Frank walked slowly next to Thrak careful where he stepped. And careful to keep his mind at ease. Flame guide me.
“Oh, I’d worry about me now master monk!” came the inhuman voice once more and this time the head of the tortured woman swiveled around. Red eyes gleamed outwards, placing a twin beam of red right on the monk’s chest. At the same time, a whooshing noise from behind them blasted through the container, sending chains flying and slamming the outer doors shut. It was no accident. They heard a lock click into place, and the chains began to animate all around them. Many they now saw had knives attached to their ends. They were trapped in a den of horrors!
The unholy marriage of chain and woman from the back somehow was more than a body. The chains, like living snakes, came to life and sprang out from her towards them all, slashing and cutting them down. She laughed as though watching something funny in a play, and stepped nonchalantly forward. Her nude form was a sick menagerie of wounds and cuts, holes that oozed and pussed where the chains coiled outwards from her insides. It was disgusting and cruel to look at. The thing stepped forward confidently, like a queen, a queen of anger, of hatred. The red eyes searched for her next victim.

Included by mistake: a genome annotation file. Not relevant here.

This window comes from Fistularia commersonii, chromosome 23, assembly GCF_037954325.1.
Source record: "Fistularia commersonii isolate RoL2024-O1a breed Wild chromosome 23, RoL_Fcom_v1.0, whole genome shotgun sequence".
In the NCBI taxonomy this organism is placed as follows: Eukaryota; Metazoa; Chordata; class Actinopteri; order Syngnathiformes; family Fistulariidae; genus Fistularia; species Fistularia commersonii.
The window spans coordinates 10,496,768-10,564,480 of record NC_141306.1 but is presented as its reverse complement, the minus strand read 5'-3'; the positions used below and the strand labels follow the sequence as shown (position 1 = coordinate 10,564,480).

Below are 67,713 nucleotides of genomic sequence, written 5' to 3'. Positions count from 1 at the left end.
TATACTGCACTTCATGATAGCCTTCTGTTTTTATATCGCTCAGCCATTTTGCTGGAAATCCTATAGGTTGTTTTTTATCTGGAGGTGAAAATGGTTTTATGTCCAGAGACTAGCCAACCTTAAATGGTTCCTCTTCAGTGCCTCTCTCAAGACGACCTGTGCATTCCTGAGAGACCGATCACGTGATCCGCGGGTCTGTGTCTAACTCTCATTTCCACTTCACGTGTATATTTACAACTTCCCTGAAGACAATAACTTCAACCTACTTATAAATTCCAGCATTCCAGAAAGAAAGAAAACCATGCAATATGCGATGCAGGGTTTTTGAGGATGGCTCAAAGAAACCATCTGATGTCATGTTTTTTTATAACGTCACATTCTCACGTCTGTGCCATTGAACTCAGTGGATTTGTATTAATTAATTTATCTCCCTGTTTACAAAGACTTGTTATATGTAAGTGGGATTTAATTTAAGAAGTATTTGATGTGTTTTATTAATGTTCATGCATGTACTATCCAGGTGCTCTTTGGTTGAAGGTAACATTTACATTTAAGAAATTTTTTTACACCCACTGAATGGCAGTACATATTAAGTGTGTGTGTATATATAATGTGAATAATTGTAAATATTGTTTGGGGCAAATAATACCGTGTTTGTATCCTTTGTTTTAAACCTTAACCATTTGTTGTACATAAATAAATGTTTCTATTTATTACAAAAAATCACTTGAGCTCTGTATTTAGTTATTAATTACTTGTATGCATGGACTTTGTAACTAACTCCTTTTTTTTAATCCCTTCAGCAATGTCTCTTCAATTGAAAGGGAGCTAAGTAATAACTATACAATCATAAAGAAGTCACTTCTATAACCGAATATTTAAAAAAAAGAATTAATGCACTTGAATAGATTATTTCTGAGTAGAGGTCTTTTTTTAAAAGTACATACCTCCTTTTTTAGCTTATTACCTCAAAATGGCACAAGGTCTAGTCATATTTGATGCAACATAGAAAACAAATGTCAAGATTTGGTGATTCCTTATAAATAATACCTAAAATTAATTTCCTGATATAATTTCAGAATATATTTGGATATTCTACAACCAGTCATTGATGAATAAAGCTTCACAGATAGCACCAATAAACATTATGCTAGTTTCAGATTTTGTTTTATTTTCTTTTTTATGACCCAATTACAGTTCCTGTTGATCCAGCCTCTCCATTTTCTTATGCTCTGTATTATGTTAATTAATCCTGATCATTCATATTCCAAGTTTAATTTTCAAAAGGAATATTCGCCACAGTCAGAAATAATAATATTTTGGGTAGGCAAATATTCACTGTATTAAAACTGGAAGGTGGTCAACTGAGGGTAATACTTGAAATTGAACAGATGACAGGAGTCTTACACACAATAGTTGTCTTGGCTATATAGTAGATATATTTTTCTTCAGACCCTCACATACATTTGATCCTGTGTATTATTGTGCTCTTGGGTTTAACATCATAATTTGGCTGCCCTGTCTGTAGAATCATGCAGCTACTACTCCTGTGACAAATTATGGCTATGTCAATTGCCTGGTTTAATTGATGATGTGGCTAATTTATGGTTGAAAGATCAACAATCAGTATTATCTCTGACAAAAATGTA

Snap went the chains around them. They tore into the flesh of their ankles and their arms and legs. Iricah recieved a blow across her back that sent her tumbling backwards. “Pain! Pain you impudent fools. You will be cleansed of your fear, through pain!!!!” The chained thing moved through them, swiping the hanging meat aside, licking it’s lips. It’s fangs glistened. It was a nightmare. A thing that should have been on the floor writhing in pain, and yet, here it was relishing it. Almost, happy.